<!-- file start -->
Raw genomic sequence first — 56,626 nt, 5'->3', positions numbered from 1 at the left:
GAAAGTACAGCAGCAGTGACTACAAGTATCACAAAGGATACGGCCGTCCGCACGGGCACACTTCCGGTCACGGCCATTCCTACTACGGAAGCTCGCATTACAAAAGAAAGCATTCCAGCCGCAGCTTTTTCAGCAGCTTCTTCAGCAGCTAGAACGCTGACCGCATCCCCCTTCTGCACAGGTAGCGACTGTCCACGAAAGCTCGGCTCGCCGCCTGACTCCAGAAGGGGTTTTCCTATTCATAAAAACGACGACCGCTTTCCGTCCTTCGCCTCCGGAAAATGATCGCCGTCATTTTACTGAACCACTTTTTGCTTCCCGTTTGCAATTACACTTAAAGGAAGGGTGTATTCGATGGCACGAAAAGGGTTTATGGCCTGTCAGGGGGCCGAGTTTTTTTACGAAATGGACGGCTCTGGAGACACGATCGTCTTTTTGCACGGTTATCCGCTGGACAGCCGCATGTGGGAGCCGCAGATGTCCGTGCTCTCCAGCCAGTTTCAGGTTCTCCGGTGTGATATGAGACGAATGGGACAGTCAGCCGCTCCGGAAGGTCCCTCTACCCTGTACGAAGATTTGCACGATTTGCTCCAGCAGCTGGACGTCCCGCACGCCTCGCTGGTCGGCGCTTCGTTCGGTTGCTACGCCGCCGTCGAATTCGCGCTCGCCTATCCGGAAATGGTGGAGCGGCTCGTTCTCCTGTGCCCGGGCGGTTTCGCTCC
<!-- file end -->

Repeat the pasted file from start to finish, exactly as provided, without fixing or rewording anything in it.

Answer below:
Raw genomic sequence first — 56,626 nt, 5'->3', positions numbered from 1 at the left:
GAAAGTACAGCAGCAGTGACTACAAGTATCACAAAGGATACGGCCGTCCGCACGGGCACACTTCCGGTCACGGCCATTCCTACTACGGAAGCTCGCATTACAAAAGAAAGCATTCCAGCCGCAGCTTTTTCAGCAGCTTCTTCAGCAGCTAGAACGCTGACCGCATCCCCCTTCTGCACAGGTAGCGACTGTCCACGAAAGCTCGGCTCGCCGCCTGACTCCAGAAGGGGTTTTCCTATTCATAAAAACGACGACCGCTTTCCGTCCTTCGCCTCCGGAAAATGATCGCCGTCATTTTACTGAACCACTTTTTGCTTCCCGTTTGCAATTACACTTAAAGGAAGGGTGTATTCGATGGCACGAAAAGGGTTTATGGCCTGTCAGGGGGCCGAGTTTTTTTACGAAATGGACGGCTCTGGAGACACGATCGTCTTTTTGCACGGTTATCCGCTGGACAGCCGCATGTGGGAGCCGCAGATGTCCGTGCTCTCCAGCCAGTTTCAGGTTCTCCGGTGTGATATGAGACGAATGGGACAGTCAGCCGCTCCGGAAGGTCCCTCTACCCTGTACGAAGATTTGCACGATTTGCTCCAGCAGCTGGACGTCCCGCACGCCTCGCTGGTCGGCGCTTCGTTCGGTTGCTACGCCGCCGTCGAATTCGCGCTCGCCTATCCGGAAATGGTGGAGCGGCTCGTTCTCCTGTGCCCGGGCGGTTTCGCTCC